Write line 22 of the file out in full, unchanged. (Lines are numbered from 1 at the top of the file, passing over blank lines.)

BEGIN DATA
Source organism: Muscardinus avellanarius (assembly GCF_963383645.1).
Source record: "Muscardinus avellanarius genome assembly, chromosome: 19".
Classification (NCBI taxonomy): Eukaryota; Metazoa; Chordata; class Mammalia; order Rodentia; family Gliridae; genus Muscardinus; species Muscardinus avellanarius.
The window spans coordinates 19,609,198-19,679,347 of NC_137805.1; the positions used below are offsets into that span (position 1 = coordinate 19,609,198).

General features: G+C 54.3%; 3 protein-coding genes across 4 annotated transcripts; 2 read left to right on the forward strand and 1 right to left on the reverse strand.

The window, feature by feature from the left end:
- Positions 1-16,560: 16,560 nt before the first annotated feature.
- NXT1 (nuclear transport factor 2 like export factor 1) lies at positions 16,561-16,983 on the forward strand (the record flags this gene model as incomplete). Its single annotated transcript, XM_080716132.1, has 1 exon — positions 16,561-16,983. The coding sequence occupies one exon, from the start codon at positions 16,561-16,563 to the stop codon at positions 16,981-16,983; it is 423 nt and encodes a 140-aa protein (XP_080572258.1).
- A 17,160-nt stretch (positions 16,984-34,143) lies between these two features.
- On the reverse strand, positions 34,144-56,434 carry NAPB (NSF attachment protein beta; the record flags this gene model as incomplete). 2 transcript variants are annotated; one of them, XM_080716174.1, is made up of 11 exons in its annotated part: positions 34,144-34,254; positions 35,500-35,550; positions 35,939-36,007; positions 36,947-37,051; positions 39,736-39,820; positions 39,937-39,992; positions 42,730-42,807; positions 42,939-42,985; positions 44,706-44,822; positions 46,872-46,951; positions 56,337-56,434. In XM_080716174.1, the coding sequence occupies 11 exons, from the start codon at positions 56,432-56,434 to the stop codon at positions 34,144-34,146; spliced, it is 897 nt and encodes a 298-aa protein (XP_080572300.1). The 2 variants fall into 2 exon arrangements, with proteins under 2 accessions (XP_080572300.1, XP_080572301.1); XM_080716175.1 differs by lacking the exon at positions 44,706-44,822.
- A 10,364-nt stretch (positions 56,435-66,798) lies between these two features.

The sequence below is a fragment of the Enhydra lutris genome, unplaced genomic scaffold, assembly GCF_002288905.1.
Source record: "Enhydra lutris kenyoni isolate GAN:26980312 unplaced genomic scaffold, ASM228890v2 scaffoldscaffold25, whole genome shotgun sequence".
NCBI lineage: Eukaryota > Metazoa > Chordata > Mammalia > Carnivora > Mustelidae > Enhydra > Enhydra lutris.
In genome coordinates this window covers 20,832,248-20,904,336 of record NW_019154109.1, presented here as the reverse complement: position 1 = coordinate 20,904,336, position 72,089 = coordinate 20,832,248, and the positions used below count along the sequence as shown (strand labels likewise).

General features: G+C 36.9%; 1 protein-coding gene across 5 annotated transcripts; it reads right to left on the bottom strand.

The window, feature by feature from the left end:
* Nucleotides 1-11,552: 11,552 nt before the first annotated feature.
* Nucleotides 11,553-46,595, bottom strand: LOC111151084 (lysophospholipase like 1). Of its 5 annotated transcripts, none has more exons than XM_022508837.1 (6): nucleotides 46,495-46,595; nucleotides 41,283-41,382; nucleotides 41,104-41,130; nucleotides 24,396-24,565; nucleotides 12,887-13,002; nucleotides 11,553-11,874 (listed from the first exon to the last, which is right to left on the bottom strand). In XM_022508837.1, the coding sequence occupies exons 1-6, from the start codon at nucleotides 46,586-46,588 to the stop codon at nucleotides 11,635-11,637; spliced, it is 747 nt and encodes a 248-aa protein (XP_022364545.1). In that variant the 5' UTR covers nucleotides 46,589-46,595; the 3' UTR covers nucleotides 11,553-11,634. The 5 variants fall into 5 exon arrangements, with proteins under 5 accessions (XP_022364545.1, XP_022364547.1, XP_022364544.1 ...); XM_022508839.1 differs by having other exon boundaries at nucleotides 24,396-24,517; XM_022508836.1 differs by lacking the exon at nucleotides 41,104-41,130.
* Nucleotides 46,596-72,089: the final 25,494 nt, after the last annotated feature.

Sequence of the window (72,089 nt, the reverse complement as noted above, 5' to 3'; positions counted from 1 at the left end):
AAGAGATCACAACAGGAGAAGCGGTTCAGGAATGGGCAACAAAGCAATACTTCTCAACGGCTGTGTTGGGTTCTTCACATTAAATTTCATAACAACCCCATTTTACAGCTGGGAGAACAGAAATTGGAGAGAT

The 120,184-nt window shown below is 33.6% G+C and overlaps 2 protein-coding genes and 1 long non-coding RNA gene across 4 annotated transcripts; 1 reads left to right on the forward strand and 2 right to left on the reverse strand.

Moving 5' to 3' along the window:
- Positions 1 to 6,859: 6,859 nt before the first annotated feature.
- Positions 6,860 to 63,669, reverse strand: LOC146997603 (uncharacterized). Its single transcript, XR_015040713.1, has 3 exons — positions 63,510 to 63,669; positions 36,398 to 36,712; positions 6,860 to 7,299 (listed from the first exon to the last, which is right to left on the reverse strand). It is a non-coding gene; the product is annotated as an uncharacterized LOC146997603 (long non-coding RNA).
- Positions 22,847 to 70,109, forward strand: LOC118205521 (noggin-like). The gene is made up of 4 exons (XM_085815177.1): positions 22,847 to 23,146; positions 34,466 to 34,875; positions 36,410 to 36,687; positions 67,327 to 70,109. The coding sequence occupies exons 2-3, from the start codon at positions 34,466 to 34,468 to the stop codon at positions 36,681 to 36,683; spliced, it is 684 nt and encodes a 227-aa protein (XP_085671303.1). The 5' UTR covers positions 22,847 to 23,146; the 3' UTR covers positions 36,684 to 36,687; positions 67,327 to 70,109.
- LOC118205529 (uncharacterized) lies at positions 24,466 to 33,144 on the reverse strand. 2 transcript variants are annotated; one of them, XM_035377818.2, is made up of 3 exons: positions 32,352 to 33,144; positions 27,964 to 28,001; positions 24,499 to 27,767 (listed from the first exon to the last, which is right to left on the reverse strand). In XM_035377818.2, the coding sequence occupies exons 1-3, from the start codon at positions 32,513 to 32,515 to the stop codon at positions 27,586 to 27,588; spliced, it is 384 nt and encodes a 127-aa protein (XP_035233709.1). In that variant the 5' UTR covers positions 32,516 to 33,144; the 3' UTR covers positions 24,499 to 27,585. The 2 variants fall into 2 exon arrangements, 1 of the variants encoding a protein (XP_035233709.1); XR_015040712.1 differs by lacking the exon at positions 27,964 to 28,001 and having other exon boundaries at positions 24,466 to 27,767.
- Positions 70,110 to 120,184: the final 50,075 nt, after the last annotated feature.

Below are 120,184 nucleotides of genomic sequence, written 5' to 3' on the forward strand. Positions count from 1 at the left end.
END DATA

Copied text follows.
AAGAGATCACAACAGGAGAAGCGGTTCAGGAATGGGCAACAAAGCAATACTTCTCAACGGCTGTGTTGGGTTCTTCACATTAAATTTCATAACAACCCCATTTTACAGCTGGGAGAACAGAAATTGGAGAGAT